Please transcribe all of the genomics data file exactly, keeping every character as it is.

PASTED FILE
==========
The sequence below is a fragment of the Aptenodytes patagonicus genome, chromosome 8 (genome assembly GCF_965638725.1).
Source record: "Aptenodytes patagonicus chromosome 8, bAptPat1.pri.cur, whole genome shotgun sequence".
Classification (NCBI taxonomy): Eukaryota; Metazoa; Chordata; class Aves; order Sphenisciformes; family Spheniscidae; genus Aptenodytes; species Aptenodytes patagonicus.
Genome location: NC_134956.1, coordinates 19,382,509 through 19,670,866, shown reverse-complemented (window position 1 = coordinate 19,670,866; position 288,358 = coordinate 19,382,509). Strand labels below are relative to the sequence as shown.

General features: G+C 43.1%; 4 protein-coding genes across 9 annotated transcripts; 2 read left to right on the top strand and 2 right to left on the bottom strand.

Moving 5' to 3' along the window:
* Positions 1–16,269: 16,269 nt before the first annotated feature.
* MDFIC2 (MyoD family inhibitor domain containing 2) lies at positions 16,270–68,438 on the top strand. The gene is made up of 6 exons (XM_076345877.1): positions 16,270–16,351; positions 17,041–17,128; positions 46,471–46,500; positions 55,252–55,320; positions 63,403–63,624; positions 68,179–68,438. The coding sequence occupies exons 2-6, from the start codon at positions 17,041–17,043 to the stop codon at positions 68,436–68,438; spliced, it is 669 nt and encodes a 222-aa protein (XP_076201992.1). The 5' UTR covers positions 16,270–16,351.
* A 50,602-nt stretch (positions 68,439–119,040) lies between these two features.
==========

The sequence below is a fragment of the Aptenodytes patagonicus genome, chromosome 8 (genome assembly GCF_965638725.1).
Source record: "Aptenodytes patagonicus chromosome 8, bAptPat1.pri.cur, whole genome shotgun sequence".
Classification (NCBI taxonomy): Eukaryota; Metazoa; Chordata; class Aves; order Sphenisciformes; family Spheniscidae; genus Aptenodytes; species Aptenodytes patagonicus.
Genome location: NC_134956.1, coordinates 19,382,509 through 19,670,866, shown reverse-complemented (window position 1 = coordinate 19,670,866; position 288,358 = coordinate 19,382,509). Strand labels below are relative to the sequence as shown.

General features: G+C 43.1%; 4 protein-coding genes across 9 annotated transcripts; 2 read left to right on the top strand and 2 right to left on the bottom strand.

Moving 5' to 3' along the window:
* Positions 1–16,269: 16,269 nt before the first annotated feature.
* MDFIC2 (MyoD family inhibitor domain containing 2) lies at positions 16,270–68,438 on the top strand. The gene is made up of 6 exons (XM_076345877.1): positions 16,270–16,351; positions 17,041–17,128; positions 46,471–46,500; positions 55,252–55,320; positions 63,403–63,624; positions 68,179–68,438. The coding sequence occupies exons 2-6, from the start codon at positions 17,041–17,043 to the stop codon at positions 68,436–68,438; spliced, it is 669 nt and encodes a 222-aa protein (XP_076201992.1). The 5' UTR covers positions 16,270–16,351.
* A 50,602-nt stretch (positions 68,439–119,040) lies between these two features.